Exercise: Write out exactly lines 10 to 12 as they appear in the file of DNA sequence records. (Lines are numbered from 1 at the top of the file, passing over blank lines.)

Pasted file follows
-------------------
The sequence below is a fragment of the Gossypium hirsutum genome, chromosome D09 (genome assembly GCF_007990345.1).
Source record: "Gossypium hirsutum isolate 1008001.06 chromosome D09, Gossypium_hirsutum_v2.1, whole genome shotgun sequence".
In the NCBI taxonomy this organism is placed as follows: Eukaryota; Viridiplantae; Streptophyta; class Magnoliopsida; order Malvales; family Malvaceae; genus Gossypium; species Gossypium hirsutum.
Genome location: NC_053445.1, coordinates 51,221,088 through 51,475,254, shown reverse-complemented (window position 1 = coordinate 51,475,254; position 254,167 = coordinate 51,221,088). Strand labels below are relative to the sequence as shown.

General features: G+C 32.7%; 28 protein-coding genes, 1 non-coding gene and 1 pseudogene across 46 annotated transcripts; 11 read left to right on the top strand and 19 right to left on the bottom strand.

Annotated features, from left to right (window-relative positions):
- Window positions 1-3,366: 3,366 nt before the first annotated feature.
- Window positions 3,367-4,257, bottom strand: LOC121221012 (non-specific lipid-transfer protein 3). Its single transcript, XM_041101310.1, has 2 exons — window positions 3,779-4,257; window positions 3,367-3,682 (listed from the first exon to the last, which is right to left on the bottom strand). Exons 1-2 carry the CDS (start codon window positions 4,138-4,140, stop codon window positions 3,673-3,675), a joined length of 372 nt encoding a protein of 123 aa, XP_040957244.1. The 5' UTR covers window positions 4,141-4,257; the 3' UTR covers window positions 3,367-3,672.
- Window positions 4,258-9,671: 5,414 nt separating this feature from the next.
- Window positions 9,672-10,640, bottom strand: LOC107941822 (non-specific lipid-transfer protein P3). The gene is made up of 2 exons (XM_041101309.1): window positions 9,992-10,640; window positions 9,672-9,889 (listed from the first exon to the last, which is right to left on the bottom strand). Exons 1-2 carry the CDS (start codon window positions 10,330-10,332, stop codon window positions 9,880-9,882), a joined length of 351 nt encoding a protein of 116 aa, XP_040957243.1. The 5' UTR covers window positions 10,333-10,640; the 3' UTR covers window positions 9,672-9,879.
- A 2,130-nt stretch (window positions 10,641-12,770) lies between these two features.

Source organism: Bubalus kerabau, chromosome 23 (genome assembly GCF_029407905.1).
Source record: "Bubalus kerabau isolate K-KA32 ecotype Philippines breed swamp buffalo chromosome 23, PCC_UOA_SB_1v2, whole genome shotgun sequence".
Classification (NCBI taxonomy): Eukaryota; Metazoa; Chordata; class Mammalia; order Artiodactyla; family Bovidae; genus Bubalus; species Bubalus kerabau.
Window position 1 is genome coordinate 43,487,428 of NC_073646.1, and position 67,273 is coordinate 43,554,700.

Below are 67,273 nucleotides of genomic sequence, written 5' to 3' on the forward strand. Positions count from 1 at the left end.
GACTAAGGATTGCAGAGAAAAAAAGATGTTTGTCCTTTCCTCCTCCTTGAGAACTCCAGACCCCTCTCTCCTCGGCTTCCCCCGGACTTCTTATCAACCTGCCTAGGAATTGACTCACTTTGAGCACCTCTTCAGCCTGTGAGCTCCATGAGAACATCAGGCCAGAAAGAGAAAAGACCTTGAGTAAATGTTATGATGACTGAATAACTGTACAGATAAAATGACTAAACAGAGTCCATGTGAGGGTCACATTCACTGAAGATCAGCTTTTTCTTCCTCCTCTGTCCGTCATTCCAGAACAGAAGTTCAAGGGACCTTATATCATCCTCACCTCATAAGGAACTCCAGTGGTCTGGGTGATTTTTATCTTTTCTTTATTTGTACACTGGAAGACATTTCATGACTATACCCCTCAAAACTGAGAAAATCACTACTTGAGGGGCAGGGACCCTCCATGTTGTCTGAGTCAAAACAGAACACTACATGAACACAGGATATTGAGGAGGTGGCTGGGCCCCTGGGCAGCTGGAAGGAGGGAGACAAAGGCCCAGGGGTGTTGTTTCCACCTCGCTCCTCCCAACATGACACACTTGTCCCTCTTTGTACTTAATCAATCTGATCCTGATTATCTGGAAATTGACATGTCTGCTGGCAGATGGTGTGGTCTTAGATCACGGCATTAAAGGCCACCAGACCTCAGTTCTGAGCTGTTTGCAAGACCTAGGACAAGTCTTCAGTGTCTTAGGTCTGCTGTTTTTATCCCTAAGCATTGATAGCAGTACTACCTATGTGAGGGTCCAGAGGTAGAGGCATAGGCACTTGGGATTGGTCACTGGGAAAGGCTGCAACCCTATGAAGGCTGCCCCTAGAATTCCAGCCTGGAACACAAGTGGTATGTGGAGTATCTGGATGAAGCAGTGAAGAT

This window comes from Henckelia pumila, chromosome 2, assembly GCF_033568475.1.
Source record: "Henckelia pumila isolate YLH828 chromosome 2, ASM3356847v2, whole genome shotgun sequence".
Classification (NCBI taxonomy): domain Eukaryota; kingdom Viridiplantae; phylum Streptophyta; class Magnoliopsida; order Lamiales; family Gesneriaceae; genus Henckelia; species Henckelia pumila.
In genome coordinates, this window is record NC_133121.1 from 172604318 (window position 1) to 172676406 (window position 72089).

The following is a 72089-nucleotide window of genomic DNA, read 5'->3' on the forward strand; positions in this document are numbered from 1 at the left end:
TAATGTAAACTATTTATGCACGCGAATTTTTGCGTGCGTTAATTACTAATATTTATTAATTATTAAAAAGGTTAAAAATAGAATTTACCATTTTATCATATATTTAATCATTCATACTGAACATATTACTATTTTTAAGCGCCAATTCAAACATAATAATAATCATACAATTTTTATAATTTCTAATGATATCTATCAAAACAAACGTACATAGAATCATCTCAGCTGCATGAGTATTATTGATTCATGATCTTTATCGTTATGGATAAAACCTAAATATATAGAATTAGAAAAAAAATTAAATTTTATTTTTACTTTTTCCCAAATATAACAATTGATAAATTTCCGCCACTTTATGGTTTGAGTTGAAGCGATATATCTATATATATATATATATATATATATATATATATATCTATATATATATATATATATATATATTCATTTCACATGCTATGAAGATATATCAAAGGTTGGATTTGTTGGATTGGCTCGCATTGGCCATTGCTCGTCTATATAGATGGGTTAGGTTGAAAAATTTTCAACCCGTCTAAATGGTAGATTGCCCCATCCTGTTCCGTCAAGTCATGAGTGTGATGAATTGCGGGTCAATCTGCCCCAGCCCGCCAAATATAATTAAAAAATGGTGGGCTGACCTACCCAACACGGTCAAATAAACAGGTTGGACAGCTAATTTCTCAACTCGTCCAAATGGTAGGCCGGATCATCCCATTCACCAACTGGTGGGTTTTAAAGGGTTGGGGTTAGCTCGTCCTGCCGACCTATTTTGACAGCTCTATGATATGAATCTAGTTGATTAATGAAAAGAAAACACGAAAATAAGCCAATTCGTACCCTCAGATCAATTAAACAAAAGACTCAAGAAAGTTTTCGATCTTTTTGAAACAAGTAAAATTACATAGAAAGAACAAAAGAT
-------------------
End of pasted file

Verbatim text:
- Window positions 9,672-10,640, bottom strand: LOC107941822 (non-specific lipid-transfer protein P3). The gene is made up of 2 exons (XM_041101309.1): window positions 9,992-10,640; window positions 9,672-9,889 (listed from the first exon to the last, which is right to left on the bottom strand). Exons 1-2 carry the CDS (start codon window positions 10,330-10,332, stop codon window positions 9,880-9,882), a joined length of 351 nt encoding a protein of 116 aa, XP_040957243.1. The 5' UTR covers window positions 10,333-10,640; the 3' UTR covers window positions 9,672-9,879.
- A 2,130-nt stretch (window positions 10,641-12,770) lies between these two features.

Source organism: Bubalus kerabau, chromosome 23 (genome assembly GCF_029407905.1).